Thursday, May 19, 2011

Review: The Invisible Bridge, by Julie Orringer

Years ago, I read and fell in love with Julie Orringer's short story collection, How to Breathe Underwater. When I read that she had finally written and published a novel I checked it out of the library as soon as I could. I was not disappointed.

The Invisible Bridge tells the story of Andras Levi, a young Hungarian man who first goes to Paris to study architecture and later suffers through the tragedies and horrors of the Holocaust. This is a large and ambitious novel - it spans over eleven years of Andras' life and the lives of those closest to him, while carrying complex subplots and historical threads through from the beginning to the end. I don't want to say too much about the plot because I don't want to give anything away, so instead I'll focus this review on structure and style.

I loved - loved! - the sheer depth of this novel. The details we get of Andras' life, the way we experience the world through him, the time Orringer spends building his world and then the pain of watching hatred and bigotry tear it down - it's a true work of art. The first half of The Invisible Bridge takes place in Paris, where Andras is busy attending school, falling in love, and becoming a man. The second half takes place after the World War II has started and Andras is forced to return to Hungary. I've read a number of books about the Holocaust (The Diary of Anne Frank was one of my favorite books growing up) but this is the first story I've read that takes place outside a concentration camp, instead focusing on the lesser known but equally horrifying labor camps that many Jews were forced to serve - and die - within. The plot of this novel is loosely based on the experiences of Orringer's grandparents, which brings another layer of terror to the story.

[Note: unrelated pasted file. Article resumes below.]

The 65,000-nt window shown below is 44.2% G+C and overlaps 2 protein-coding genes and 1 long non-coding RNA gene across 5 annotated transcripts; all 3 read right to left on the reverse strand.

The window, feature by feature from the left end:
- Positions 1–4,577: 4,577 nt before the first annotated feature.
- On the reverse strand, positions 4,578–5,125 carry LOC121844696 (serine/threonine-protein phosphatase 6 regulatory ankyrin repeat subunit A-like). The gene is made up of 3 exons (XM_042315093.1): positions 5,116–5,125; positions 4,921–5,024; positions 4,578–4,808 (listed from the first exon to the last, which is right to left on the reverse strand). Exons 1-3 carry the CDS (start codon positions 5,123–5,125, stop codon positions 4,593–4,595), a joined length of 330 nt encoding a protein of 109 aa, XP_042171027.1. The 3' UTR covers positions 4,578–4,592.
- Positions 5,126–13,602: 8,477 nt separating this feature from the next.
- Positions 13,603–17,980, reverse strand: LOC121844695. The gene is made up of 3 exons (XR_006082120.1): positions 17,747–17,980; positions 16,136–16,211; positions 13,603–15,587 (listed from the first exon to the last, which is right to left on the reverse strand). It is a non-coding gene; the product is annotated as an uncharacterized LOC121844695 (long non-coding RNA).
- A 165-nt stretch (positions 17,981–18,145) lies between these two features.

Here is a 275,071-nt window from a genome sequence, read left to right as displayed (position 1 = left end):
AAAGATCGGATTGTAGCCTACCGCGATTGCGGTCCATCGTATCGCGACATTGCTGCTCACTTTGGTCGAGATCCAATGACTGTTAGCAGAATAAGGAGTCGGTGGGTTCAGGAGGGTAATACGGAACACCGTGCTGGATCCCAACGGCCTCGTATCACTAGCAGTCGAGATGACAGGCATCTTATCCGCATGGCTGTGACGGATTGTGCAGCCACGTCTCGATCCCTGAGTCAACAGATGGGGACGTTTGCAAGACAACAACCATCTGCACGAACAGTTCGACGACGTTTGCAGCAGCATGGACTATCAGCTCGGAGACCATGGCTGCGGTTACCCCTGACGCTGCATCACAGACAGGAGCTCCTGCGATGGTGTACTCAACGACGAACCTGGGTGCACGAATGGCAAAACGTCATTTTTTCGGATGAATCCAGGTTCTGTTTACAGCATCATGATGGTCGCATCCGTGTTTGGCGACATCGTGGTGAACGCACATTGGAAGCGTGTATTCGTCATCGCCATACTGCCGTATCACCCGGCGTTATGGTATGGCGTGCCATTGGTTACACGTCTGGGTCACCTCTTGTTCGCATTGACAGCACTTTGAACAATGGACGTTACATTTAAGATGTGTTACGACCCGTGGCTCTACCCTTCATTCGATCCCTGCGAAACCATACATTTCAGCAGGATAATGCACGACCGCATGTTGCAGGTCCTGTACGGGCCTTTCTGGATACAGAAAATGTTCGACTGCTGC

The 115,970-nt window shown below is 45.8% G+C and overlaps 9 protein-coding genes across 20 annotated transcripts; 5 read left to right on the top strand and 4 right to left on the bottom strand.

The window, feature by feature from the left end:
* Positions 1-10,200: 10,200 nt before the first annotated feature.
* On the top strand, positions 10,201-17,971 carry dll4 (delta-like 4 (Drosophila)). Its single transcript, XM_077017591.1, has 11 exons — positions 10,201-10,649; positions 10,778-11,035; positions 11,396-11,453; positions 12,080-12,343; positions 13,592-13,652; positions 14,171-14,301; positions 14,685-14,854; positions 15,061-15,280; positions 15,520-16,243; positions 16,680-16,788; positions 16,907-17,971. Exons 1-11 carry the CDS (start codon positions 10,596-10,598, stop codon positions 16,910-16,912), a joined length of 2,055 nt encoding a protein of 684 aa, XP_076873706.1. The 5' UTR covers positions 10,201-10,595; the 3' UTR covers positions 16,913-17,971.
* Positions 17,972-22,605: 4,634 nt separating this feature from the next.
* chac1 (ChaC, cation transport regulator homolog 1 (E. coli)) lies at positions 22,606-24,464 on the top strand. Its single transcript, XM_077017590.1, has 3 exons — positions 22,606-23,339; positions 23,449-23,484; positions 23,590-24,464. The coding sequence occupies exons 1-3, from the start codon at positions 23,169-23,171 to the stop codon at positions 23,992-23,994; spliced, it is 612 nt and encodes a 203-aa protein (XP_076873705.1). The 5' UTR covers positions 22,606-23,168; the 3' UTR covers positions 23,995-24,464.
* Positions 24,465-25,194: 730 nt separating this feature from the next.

One thing I very much admired about the structure of this story is the way it really feels like a single person's life. Andras has friends, professors, people who are very important to him in the beginning of the book - some of these people are never seen or heard from again, which is strange for a story but true to life, especially life during World War II.

Since I finished this novel and begged everyone I know to read it, I've read a few reviews online - some of which were flattering, others which were less so. It seems most reviewers knock Orringer for her use of "purple prose" which - I learned from Wikipedia - is "a term of literary criticism used to describe passages, or sometimes entire literary works, written in prose so over extravagant, ornate, or flowery as to break the flow and draw attention to itself. Purple prose... also refers to writing that employs certain rhetorical effects such as exaggerated sentiment or pathos in an attempt to manipulate a reader's response."

While I don't entirely disagree with these accusations - Orringer does have a habit of describing things in great detail, of pulling at the heart's strings incessantly - this didn't especially bother me or distract me. When I picked up The Invisible Bridge, I was hoping for a novel that would pull me into another world, make me feel something raw and real, and leave me a better person than I was when I started. High standards for a work of fiction, but Orringer did not disappoint. And really - you can't be too sentimental when it comes to the Holocaust. It's a subject that demands a certain level of anguish.

I realize, rereading this post, that I use a lot of words like "anguish," "horror," and "tragedy." While this novel contains all of those things, I don't want you to think it's a total downer. There are many beautiful moments in Andras life, true happiness and joy despite the terrible situations of his time. And Andras Levi, the character, is a person who never loses hope or his love for the world around him. In the end, this is a book about the human spirit, which even something as terrible as the Holocaust can never crush completely.

Read it, and then let me know what you thought.